TECH has led to a lot of trouble lately : hate speech, financial scams, undermined elections. Yet tech companies have largely avoided legal consequences in the United States, thanks to a landmark 1996 law that protects them from lawsuits.

NOW that law, Section 2330 of the Communications Decency Act, has a new threat : Annie McAdams, a personal injury lawyer in Houston.

Ms. McAdams is waging a legal assault against Facebook and other tech companies, accusing them of sex trafficking of minors. In a series of lawsuits in California, Georgia, Missouri and Texas, she is using a novel argument to challenge the 1996 law finding some early success.

Last year, a Texas judge has repeatedly denied Facebook's motions to dismiss her lawsuits.

SECTION 230 states that Internet companies are not liable for what their users post. Ms. McAdams argues that in the case of pimps who use Facebook and Instagram to lure children into prostitution, separate law requires Facebook to warn users of that risk and do more to prevent it.

''If you sell a lawn mower and the blade flies off and chops someone in the leg, you have the responsibility to fix it and warn people,'' she said. ''Nowehere else has an industry been afforded this luxury of protection from being held accountable for anything that they've caused.

Ms. McAdam's lawsuits are part pf a broader, yearslong effort to use the courts to upend the way the 23-year-old law governs the Internet.

While Section 230 is increasingly debated in Washington and on the presidential campaign trail, legislation is not expected to significantly weaken the law anytime soon.

Instead, lawyers are pushing ahead with federal and state lawsuits to challenge its protection of Internet companies. After years of court rulings that strengthened the law, cracks have begun to show.

In 2016, a federal appeals court ruled that Section 230 didn't protect a modeling website that two men had used to lure women whom they drugged and sexually assaulted, because the site's owners had known of the threat and failed to warn the women.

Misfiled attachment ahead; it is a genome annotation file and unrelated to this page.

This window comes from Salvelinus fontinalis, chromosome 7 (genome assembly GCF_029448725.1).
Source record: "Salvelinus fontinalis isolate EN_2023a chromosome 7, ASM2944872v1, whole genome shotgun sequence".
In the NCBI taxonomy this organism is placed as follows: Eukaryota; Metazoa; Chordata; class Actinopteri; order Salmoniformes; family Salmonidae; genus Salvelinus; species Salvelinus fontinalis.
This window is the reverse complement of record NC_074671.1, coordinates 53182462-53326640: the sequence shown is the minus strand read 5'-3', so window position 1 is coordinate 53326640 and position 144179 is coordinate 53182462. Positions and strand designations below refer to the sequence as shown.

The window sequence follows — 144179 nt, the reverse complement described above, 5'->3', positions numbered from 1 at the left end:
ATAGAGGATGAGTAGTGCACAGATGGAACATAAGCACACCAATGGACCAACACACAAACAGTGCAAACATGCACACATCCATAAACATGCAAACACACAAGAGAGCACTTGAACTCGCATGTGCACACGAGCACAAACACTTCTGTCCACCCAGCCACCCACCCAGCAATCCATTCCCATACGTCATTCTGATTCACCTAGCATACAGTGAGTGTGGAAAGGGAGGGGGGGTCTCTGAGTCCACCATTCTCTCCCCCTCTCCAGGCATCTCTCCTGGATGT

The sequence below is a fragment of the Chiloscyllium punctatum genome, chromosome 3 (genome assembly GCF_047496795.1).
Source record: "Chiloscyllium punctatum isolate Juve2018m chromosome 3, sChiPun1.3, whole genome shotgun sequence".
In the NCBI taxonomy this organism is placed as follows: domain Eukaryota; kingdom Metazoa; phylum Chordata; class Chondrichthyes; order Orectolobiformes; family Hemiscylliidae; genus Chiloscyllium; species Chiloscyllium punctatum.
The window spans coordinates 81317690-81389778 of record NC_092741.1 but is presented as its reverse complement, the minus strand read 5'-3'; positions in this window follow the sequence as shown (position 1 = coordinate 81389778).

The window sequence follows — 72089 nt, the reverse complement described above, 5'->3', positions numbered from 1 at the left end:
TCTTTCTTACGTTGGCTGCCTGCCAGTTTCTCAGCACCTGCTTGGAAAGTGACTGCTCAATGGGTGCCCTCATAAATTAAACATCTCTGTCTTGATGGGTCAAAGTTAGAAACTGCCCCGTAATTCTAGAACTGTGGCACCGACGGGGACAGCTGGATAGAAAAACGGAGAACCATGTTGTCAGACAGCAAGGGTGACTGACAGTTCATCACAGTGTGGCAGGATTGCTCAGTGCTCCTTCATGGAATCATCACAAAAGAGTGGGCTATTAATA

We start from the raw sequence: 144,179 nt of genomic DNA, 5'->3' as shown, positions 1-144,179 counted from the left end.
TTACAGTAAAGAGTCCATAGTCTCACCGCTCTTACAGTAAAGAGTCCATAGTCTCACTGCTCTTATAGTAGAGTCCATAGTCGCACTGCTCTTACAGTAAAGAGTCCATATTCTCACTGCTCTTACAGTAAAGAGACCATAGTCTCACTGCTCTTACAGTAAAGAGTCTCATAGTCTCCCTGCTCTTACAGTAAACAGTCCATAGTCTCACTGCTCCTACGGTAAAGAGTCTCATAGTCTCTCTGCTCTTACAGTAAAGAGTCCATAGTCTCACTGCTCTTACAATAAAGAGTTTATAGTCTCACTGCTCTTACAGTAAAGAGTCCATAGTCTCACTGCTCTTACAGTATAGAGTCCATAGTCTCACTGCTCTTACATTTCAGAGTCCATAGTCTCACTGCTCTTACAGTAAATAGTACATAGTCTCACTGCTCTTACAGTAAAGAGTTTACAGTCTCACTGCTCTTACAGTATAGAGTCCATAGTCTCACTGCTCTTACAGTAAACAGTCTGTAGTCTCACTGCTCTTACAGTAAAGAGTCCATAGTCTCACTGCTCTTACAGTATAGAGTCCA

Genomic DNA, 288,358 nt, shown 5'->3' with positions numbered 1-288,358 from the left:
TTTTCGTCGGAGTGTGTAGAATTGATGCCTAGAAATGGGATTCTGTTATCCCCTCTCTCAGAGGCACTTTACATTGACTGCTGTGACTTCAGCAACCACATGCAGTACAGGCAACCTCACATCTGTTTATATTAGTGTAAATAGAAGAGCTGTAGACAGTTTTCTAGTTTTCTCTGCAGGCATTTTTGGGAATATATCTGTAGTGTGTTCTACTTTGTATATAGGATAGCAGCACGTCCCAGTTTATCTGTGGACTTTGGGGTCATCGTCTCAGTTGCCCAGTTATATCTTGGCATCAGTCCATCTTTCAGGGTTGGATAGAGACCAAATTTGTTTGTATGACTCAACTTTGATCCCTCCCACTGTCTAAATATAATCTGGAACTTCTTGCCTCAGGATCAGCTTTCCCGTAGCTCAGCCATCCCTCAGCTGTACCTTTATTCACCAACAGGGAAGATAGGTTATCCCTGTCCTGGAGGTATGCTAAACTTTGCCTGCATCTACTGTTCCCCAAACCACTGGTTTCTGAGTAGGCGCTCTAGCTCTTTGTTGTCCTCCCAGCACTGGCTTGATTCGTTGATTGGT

IN MARCH, a federal appeals court affirmed a ruling that Airbnb could be held liable if its users violated home-rental bans in Santa Monica, Calif.

And in July, another federal appeals court rejected Amazon's Section 230 arguments and said it could be held liable for selling defective products after a woman sued over a broken dog leash that partly blinded her. The court is rehearing the case at Amazon's request.

''Plaintiffs keep taking cracks at it, and every time they don't instantly lose, they pour more resources into that crack to see if they can split it open,'' said Eric Goldman, a Santa Clara University law professor who supports the law.

Ms. McAdam's case is is one of the widest cracks today. Facebook asked Steven Kirkland, a state judge in Houston, to dismiss two of Ms.McAdams's lawsuits because of its immunity under Section 230.

The judge denied the company's motions, though the rulings offered little insight into his thinking. He declined to elaborate in an interview.

''It's always noteworthy when a 230 dismissal isn't granted in a case involving someone like Facebook, because we just presume Facebook won't be liable for what its users are doing,'' Mr. Goldman said.

Facebook responded to the judge's decision in Houston with a nearly 5--page petition to a Texas appeals court, arguing that Judge Kirkland had erred. ''The claims here asserted against Facebook have no basis in law,'' Facebook's lawyers wrote in the petition.

A Facebook spokeswoman added that the company ''has zero tolerance for any behavior or content that exploits children on our platform'' and that it used sophisticated technology and a partnership with a children's advocacy group ''to aggressively combat this behavior and protect children.''

The honor and serving of the latest research in legal developments for Social Platforms and the Internet, continues to Part-2. The World Students Society thanks author Jack Nicas.


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